Case File Information
Date of Event / Case File: 11/11/1999
Thomas Brewer was driving on I-5 about 30 miles north of Sacramento on his way to Alaska.
He observed strings of fiber-like material of varying lengths (from a few inches to 50 feet) floating at different elevations. This continued for approximately 10-15 miles, when he noticed some of it on the highway shoulders, trees, signs and lawn. He collected samples of the material and noted the material diminished in size over a period of time. His detailed description may be found in Art Bell’s website: http://artbell.com/stringy.html (now defunct).
No other unusual phenomena were noted in the sky. There were thin wispy clouds overhead. Brian Boldman forwarded three samples of this material to Frontier Analysis on recommendation of Mark Rodeghier. Thomas Brewer took photographs of the material at the site of the fall. Some selected pictures follow. These were obtained from the Art Bell website.
1.) Both the white fiber and volatile materials associated with the fiber were identified. The fiber is a polymer containing protein amide type linkages. This suggests an animal/biological source is involved in its manufacture.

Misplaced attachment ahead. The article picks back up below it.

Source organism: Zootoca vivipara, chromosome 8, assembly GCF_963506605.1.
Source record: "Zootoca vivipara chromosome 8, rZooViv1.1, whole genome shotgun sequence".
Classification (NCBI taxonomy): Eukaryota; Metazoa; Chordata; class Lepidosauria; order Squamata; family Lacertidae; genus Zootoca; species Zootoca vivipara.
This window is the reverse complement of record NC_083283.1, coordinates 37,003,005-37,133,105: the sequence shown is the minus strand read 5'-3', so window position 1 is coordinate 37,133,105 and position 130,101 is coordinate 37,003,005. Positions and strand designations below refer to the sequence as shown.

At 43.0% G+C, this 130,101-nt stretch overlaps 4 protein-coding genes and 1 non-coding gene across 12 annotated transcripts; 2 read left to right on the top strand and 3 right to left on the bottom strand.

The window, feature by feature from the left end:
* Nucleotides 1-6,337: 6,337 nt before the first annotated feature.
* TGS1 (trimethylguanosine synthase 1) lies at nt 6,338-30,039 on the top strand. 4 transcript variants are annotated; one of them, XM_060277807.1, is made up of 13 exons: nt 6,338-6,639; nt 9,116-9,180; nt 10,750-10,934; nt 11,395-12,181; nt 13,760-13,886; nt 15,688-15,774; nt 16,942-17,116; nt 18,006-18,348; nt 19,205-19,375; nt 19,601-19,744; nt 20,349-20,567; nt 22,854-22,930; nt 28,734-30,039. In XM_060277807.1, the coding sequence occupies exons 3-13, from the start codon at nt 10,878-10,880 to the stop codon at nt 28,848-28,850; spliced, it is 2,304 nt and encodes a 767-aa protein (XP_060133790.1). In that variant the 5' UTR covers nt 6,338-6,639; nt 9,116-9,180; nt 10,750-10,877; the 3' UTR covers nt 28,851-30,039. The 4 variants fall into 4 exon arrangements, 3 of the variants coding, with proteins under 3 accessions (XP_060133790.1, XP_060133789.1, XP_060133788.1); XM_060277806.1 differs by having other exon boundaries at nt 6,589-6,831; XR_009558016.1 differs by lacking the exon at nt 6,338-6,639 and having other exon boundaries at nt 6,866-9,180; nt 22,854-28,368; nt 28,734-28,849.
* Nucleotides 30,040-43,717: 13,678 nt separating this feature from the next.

Also coating the fiber are droplets which appear to be a natural long chain fatty ester type material. The volatiles are primarily composed of a mix of the following light hydrocarbons: 2-methyl propane; 2-methyl-1-propene; 2-methyl-1-butene; 2-methyl pentane; 3-methyl pentane; hexane; dimethyl-pentane; 2 C6H12 (MW=84) hydrocarbon structures (specific isomers unidentified); one C8H16 hydrocarbon (MW=112) (specific isomer unidentified). There are possibly trace amounts of heavier hydrocarbons such as two C20H42 components and a C23H43 component. Additionally, trace amounts of carbonyl sulfide (COS) and carbon disulfide (CS2) are indicated.
2.) No weight loss or physical degradation of the fiber was observed over a period of 4 months.
3.) The fibrous material is identical to that from an angel hair fall in Los Gatos California (near San Jose) on October 19-20,1977 (see Frontier Analysis T.S.R. No.: UT002.)
4.) The material does not originate from spiders, i.e. spider webs. It is more similar to that of silk from caterpillars, e.g. silkworms, tent caterpillars etc. While the material has been identified as being of biological origin, this does not rule out a possible “intelligent” influence. Spider web/silk properties are desirable for many applications.